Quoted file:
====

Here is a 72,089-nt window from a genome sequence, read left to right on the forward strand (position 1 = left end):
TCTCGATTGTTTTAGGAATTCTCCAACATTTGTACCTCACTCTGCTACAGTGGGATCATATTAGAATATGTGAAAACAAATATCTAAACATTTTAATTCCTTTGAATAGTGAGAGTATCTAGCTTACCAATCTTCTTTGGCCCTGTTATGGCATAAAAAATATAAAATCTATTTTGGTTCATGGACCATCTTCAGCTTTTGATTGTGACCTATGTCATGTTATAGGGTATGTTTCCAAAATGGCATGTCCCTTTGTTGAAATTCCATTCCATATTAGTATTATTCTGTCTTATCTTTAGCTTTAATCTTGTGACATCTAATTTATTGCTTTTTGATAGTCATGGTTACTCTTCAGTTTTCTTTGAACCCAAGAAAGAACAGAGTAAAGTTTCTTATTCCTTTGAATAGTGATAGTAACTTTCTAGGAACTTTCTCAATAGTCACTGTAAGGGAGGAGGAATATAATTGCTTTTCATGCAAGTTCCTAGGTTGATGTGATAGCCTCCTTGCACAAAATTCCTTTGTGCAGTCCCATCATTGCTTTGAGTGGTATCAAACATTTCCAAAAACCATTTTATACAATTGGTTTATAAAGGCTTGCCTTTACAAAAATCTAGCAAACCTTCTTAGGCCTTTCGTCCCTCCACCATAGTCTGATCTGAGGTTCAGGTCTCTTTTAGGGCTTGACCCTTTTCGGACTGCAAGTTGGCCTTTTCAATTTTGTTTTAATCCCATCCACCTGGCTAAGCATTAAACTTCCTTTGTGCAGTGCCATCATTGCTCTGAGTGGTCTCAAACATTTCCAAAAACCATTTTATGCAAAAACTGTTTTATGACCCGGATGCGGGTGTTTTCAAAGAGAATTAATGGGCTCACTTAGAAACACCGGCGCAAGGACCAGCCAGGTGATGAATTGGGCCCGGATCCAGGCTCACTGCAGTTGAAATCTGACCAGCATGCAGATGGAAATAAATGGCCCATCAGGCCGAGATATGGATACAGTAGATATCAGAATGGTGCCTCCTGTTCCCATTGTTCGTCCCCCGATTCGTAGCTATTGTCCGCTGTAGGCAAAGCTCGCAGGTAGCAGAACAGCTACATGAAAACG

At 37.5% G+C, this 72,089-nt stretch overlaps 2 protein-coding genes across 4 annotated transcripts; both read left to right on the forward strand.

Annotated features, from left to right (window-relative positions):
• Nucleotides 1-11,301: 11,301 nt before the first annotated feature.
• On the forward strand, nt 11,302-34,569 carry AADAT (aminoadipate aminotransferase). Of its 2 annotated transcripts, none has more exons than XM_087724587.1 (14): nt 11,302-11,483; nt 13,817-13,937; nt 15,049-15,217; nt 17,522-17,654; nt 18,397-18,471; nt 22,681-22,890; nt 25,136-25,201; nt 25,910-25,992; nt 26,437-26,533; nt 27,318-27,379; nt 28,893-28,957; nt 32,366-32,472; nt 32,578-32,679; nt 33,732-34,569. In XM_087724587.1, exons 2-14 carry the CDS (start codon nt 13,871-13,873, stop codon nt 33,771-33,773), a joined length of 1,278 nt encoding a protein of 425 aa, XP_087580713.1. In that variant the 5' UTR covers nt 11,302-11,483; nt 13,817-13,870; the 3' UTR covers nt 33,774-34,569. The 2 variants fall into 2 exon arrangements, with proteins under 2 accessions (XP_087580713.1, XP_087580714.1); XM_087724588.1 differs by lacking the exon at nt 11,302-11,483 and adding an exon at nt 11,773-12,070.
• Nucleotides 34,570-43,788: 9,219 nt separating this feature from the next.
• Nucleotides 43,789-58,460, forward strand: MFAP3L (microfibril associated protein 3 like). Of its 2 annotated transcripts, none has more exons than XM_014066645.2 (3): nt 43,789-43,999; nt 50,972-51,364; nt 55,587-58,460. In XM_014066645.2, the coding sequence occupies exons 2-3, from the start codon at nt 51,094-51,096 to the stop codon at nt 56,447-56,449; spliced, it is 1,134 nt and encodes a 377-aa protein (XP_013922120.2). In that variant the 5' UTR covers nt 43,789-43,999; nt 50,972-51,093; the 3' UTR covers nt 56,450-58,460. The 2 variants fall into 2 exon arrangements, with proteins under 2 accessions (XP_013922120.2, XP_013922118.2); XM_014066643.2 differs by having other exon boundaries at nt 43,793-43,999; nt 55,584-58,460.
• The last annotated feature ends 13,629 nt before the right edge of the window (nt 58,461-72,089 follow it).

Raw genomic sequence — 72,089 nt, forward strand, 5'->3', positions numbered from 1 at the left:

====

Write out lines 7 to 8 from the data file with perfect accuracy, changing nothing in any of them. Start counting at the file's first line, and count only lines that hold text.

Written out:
• Nucleotides 34,570-43,788: 9,219 nt separating this feature from the next.
• Nucleotides 43,789-58,460, forward strand: MFAP3L (microfibril associated protein 3 like). Of its 2 annotated transcripts, none has more exons than XM_014066645.2 (3): nt 43,789-43,999; nt 50,972-51,364; nt 55,587-58,460. In XM_014066645.2, the coding sequence occupies exons 2-3, from the start codon at nt 51,094-51,096 to the stop codon at nt 56,447-56,449; spliced, it is 1,134 nt and encodes a 377-aa protein (XP_013922120.2). In that variant the 5' UTR covers nt 43,789-43,999; nt 50,972-51,093; the 3' UTR covers nt 56,450-58,460. The 2 variants fall into 2 exon arrangements, with proteins under 2 accessions (XP_013922120.2, XP_013922118.2); XM_014066643.2 differs by having other exon boundaries at nt 43,793-43,999; nt 55,584-58,460.